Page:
Willie Nelson Gets a Statue in Austin

On Thursday night, I arrived in Austin to attend the 13th annual International Symposium on Journalism, at the University of Texas. A couple of hours earlier, the college of communication named a cactus-and-concrete plaza after Walter Cronkite, who spent a couple of years there on his way to becoming the most trusted man in America, and premiered “All the News That’s Fit to Print,” a projection by my neighbor Ben Rubin. At the four corners of the plaza, plaques extol four virtues he embodied: Accuracy, Courage, Independence, and Integrity. Each plaque has a bas-relief of Cronkite and a paragraph of commentary. On the Integrity plaque, for example, it says. “Walter Cronkite held firm to a strict code of moral values.”

On Friday afternoon, after my panel on the mobile revolution, I headed down to the corner of Second and Lavaca for the unveiling of a statue of Willie Nelson, who came to Austin forty years ago. Through a diaphanous khaki tarp, all you make out was the neck of the guitar.

Both Second (now known as Willie Nelson Boulevard) and Lavaca were closed to traffic, and two vehicles parked in the middle of Lavaca: a flatbed truck to give camera crews a better view, and an blue-and-red Airstream with Shiner Bock, Tito’s Handmade Vodka, and other refreshments for working press.

Katherine Stolp, the weekend anchor for Austin’s CBS affiliate, was on hand to cover the ceremony, which was streamed live on the KEYE Web site and would lead the 6 p.m. news. She hadn’t covered the Cronkite event, but KEYE had. When asked who she admired more, the anchorman or the outlaw country-music pioneer, Stolp at first said Cronkite, but then said, “It’s really a toss-up.” Cronkite, she said, “was always genuine. You felt like could believe him. Kind of like I feel about Willie Nelson when I watch him.”

Josh McHenry and Allyson Stephens took the day off—she’s the assistant manager at an apartment complex, he does maintenance—to attend the unveiling. “I was supposed to be in California today, but this took precedence,” added McHenry, who wore a red bandana and a pair of yarn braids, in tribute to his musical idol.

So did Eddy Wilson, who is almost four months old, according to Kacie Case, who was wearing Eddy, facing inward, in a sling.

Even the sans-serif W of Austin’s new W hotel, which is right next to the statue, dressed for the occasion.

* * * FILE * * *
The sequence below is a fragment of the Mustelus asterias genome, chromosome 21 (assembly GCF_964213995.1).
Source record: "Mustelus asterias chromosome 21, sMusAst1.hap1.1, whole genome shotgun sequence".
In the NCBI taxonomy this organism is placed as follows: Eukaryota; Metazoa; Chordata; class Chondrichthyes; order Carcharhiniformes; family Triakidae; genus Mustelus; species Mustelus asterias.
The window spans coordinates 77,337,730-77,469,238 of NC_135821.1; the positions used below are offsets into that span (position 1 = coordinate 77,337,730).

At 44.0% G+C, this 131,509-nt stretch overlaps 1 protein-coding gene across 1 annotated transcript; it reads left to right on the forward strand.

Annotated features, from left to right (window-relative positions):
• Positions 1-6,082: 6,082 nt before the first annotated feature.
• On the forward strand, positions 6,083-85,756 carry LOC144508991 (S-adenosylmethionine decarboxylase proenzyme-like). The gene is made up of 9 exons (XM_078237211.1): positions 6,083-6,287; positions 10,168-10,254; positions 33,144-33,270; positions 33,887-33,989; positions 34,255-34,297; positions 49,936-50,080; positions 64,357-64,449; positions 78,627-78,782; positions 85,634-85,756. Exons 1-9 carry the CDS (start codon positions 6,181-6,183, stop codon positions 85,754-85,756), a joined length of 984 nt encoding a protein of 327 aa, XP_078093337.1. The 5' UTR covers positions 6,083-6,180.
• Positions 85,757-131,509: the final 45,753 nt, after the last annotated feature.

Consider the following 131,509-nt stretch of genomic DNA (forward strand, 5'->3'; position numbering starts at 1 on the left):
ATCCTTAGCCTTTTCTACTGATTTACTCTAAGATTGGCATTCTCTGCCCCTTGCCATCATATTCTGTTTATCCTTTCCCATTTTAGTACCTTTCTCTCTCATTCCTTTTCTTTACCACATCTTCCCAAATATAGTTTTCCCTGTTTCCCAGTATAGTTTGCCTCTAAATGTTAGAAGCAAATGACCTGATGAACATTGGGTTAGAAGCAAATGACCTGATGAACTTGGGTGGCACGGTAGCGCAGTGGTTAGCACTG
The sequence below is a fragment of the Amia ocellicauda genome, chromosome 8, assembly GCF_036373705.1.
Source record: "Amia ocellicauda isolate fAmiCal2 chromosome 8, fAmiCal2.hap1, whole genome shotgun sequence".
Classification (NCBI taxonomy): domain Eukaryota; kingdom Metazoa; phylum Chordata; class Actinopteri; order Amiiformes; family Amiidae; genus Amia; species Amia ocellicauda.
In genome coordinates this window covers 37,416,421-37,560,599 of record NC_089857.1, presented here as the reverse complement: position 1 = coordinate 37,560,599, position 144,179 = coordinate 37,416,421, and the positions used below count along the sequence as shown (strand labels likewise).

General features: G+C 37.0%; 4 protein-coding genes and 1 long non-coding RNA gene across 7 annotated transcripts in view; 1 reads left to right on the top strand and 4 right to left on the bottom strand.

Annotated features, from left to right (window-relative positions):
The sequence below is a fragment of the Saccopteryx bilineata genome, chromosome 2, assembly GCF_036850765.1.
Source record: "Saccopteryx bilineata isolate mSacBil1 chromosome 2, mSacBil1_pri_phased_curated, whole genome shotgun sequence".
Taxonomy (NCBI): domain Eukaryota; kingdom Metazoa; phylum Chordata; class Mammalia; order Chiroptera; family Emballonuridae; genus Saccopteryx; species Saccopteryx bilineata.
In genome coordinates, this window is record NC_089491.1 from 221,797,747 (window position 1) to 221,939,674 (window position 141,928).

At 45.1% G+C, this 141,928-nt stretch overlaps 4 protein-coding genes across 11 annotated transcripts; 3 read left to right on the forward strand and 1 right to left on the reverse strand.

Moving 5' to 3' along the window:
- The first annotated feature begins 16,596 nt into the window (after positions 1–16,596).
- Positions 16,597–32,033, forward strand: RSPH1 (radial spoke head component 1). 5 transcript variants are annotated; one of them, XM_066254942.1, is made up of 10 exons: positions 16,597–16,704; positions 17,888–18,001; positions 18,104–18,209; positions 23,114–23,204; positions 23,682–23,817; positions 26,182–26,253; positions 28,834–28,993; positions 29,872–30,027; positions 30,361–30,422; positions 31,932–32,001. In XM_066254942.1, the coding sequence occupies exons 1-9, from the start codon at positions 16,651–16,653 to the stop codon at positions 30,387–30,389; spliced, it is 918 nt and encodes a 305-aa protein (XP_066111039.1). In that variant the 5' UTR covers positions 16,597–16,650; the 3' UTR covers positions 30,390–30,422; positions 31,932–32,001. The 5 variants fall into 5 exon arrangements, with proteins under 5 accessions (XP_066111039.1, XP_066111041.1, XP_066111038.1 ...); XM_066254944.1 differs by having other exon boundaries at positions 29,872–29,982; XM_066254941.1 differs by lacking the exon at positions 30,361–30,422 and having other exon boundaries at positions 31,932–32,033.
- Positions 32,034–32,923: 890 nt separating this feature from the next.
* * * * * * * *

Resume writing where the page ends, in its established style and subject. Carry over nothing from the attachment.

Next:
The ceremony was scheduled for 4:20 pm on April 20th—a numerologically significant moment for Nelson and other supporters of legalizing marijuana. It began a few minutes after four, and the emcee introduced Lawrence Wright, the president of Capital Area Statues, Inc., the nonprofit organization which raised the money for the statue, its third. (Read about the first and second.)

Then Mayor Lee Leffingwell took the podium. As he thanked various municipal officials, three guys upwind of me started passing around joints. (Can you imagine Mayor Bloomberg helping a weed-friendly crowd to canonize one of their idols on their high holiday?) To the right, someone looked at his phone and noticed that it was already 4:22. “They blew it on the timing,” he grumbled. “Maybe they got stoned earlier.”

At 4:27, the khaki tarp was removed, and the crowd cheered. Willie Nelson looked at the larger than life bronze of himself. He felt the smiling statue’s arm, then the guitar neck. He posed for a photograph with the sculptor, Clete Shields. Nelson thanked the Austin, then said, “While I’ve got this guitar…” and the whooping crowd drowned out the rest of his sentence. He sang “On the Road Again,” with help from the audience, then “Roll Me Up and Smoke Me When I Die” before slowly making his way to the pastel-painted tour bus with indian chief on the side.

He sang both songs again on Saturday night at the Backyard, out in Bee Cave, plus a whole lot more—but not my favorite, “Sad Songs and Waltzes.”

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